The Refugees eBook

This eBook from the Gutenberg Project consists of approximately 452 pages of information about The Refugees.
both on the north and on the east, and yet had been so welded together internally that she had but one voice, with which she spoke through him.  And then there was that line of beautiful faces which wavered up in front of him.  There was Olympe de Mancini, whose Italian eyes had first taught him that there is a power which can rule over a king; her sister, too, Marie de Mancini; his wife, with her dark little sun-browned face; Henrietta of England, whose death had first shown him the horrors which lie in life; La Valliere, Montespan, Fontanges.  Some were dead; some were in convents.  Some who had been wicked and beautiful were now only wicked.  And what had been the outcome of all this troubled, striving life of his?  He was already at the outer verge of his middle years; he had lost his taste for the pleasures of his youth; gout and vertigo were ever at his foot and at his head to remind him that between them lay a kingdom which he could not hope to govern.  And after all these years he had not won a single true friend, not one, in his family, in his court, in his country, save only this woman whom he was to wed that night.  And she, how patient she was, how good, how lofty!  With her he might hope to wipe off by the true glory of his remaining years all the sin and the folly of the past.  Would that the archbishop might come, that he might feel that she was indeed his, that he held her with hooks of steel which would bind them as long as life should last!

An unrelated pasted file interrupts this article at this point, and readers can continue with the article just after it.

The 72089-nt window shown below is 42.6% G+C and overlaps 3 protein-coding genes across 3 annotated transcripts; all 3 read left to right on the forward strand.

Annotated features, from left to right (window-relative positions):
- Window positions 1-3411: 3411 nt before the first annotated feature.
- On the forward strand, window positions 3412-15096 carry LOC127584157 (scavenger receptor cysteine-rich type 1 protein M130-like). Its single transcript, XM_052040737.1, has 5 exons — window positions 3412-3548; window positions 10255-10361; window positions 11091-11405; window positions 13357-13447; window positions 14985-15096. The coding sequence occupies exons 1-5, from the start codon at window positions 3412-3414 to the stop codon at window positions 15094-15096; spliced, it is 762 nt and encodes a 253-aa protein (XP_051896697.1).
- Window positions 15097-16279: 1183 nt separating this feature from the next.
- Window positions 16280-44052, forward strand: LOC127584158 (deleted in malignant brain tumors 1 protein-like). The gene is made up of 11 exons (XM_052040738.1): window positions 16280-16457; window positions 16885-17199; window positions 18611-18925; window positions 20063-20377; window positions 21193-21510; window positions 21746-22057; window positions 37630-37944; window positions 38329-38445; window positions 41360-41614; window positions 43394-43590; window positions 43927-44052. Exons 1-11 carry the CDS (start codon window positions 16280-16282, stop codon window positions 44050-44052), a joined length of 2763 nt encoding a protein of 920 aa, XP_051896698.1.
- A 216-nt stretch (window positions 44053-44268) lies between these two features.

There came a tap at the door.  He sprang up eagerly, thinking that the ecclesiastic might have arrived.  It was, however, only his personal attendant, to say that Louvois would crave an interview.  Close at his heels came the minister himself, high-nosed and heavy-chinned.  Two leather bags were dangling from his hand.

“Sire,” said he, when Bontems had retired, “I trust that I do not intrude upon you.”

“No, no, Louvois.  My thoughts were in truth beginning to be very indifferent company, and I am glad to be rid of them.”

“Your Majesty’s thoughts can never, I am sure, be anything but pleasant,” said the courtier.  “But I have brought you here something which I trust may make them even more so.”

“Ah!  What is that?”

“When so many of our young nobles went into Germany and Hungary, you were pleased in your wisdom to say that you would like well to see what reports they sent home to their friends; also what news was sent out from the court to them.”

“Yes.”

“I have them here—­all that the courier has brought in, and all that are gathered to go out, each in its own bag.  The wax has been softened in spirit, the fastenings have been steamed, and they are now open.”

The king took out a handful of the letters and glanced at the addresses.

“I should indeed like to read the hearts of these people,” said he.  “Thus only can I tell the true thoughts of those who bow and simper before my face.  I suppose,” with a sudden flash of suspicion from his eyes, “that you have not yourself looked into these?”

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The Refugees from Project Gutenberg. Public domain.
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